Over the years, car manufacturers have come and gone, either because they couldn’t keep up with the market or they ran out of resources. One of the most interesting and obscure marques was Minerva. Named after the Roman goddess of wisdom, the company produced luxury cars during the early part of the 20th century. Minerva was founded by a Dutchman named Sylvain de Jong and we’re looking into the history of the company to see why it went defunct.
Named for wisdom
Minerva first started out in Belgium as a bicycle production company. They produced bicycles with lightweight clip-on engines that came in kit form as well. This was the case until 1904 when Minerva focused more on car production. The first motor that the company developed was a 6 hp four-cylinder model that expanded into a range of other vehicles like the Minervette cyclecar and 8-litre Kaiserpreis.
Minerva cars caught on in other places, with Charles S Rolls dealing them in England. The UK was the most important market and the Minervette became the cheapest car in the world at the time, selling for £105. In 1908, the company gained a license for the Knight Engine, which used double sleeve valves and ran smoothly. All future Minerva cars made use of the engine.
By 1911, Minerva had become the largest manufacturer in Belgium. The vehicles were sold as ‘The Car Of Kings and Queens’, with famous people from all over the world buying them. Customers included Henry Ford, King Albert and Impressionist Artist Anna Boch. The Minervas came with powerful 5.9 and 6.9-litre engines, putting them in the same class as Rolls-Royces and Mercedes.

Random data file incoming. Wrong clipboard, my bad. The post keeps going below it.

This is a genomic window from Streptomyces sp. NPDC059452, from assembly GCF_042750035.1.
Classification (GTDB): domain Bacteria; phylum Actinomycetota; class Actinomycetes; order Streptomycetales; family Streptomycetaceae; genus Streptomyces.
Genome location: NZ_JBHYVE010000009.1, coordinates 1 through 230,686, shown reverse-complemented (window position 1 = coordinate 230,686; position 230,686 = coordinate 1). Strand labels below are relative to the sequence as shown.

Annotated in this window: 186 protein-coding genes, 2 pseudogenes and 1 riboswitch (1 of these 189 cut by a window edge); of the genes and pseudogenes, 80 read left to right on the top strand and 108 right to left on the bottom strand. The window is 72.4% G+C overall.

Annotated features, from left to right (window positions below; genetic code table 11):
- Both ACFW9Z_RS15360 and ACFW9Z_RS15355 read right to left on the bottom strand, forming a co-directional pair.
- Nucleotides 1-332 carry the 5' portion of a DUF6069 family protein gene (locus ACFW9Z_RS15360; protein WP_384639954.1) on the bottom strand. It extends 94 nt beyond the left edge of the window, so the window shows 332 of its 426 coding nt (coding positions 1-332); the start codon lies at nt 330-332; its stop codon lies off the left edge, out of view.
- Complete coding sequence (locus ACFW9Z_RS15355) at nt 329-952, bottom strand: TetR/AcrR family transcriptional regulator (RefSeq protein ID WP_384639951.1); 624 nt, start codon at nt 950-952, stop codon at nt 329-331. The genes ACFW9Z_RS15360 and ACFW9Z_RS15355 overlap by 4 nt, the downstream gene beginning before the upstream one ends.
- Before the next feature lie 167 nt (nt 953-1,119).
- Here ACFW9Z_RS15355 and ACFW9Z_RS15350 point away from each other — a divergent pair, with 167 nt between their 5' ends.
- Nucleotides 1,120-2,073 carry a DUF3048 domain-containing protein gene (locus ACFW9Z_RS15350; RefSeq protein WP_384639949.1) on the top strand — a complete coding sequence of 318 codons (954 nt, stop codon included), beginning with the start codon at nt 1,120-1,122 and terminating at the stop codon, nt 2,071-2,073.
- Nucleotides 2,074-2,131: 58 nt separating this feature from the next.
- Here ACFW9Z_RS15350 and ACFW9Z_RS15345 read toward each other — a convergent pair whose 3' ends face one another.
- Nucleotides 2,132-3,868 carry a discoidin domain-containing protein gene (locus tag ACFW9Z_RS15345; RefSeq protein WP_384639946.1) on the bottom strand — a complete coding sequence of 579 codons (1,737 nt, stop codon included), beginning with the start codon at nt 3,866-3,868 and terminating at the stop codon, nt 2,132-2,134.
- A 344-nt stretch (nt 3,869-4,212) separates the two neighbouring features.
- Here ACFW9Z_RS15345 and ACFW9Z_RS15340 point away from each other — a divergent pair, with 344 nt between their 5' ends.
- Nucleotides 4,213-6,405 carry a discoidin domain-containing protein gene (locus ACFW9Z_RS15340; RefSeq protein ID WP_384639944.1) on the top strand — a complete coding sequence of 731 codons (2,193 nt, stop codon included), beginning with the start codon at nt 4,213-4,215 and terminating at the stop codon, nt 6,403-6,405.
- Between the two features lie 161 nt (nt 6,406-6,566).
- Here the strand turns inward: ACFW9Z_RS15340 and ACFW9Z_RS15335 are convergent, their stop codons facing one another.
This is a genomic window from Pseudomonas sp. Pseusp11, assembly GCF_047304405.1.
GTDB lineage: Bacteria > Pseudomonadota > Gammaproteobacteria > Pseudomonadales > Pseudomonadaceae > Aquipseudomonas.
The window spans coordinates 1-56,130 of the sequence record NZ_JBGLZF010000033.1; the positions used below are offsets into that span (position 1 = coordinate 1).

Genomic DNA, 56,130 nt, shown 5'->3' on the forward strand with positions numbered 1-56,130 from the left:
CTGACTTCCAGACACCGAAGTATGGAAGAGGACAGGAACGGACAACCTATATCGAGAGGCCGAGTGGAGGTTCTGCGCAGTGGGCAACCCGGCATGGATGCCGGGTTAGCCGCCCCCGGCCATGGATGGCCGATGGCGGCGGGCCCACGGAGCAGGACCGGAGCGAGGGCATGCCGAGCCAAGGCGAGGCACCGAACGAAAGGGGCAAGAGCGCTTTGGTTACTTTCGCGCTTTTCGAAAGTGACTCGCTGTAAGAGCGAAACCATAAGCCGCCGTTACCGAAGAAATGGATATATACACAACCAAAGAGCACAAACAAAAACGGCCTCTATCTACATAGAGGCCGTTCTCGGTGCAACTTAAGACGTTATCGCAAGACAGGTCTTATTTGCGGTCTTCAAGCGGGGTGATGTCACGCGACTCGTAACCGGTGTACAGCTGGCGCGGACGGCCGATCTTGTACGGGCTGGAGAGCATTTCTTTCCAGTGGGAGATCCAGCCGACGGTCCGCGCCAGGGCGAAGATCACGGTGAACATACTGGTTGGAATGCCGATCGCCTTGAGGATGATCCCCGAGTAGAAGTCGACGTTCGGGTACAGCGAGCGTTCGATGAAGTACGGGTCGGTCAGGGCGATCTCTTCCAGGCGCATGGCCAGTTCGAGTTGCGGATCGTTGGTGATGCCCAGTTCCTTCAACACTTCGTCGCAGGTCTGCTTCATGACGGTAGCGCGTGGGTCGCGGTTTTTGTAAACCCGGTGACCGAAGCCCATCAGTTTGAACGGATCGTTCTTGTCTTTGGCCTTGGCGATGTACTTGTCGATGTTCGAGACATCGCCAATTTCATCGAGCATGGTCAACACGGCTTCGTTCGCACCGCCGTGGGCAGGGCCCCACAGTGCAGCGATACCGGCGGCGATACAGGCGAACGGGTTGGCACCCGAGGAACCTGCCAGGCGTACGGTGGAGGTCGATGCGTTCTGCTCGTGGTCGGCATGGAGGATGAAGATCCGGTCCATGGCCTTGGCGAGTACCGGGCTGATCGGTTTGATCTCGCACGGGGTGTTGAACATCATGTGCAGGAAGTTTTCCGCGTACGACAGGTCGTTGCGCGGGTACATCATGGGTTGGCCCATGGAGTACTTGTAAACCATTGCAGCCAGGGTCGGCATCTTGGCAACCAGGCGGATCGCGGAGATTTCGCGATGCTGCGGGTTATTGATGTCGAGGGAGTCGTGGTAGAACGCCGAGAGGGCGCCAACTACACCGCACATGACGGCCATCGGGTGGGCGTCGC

During WW1, Minerva manufactured cars for the army, specialising in armoured motors that were mounted with machine guns. The cars were also used in hit and run attacks against the Germans.
Rise and fall
In the 1920s, Minerva continued to produce luxury cars that became even more popular around the world. The company produced over 2000 motors per year, with the majority being sold in England. What made a Minerva so appealing was that it could be seen as a less expensive version of a Rolls-Royce. Large cars remained a speciality, though smaller versions were introduced, such as the 2-litre four-cylinder 15CV and 3.4-litre six-cylinder 20CV.
Remembering The Importance Of Minerva Motors The 1930s saw the decline of Minerva, due to the financial crisis of the decade. The company merged with Imperia and they continued to produce Minervas until 1937. After WW2, Minerva were contracted to produce a version of the Land Rover 80 under licence for the Belgian army. Known as the Tout Terrain, the car eventually became the centre of a dispute between Land Rover and Minerva. The company won the case, though it could never bounce back and went out of business in 1956.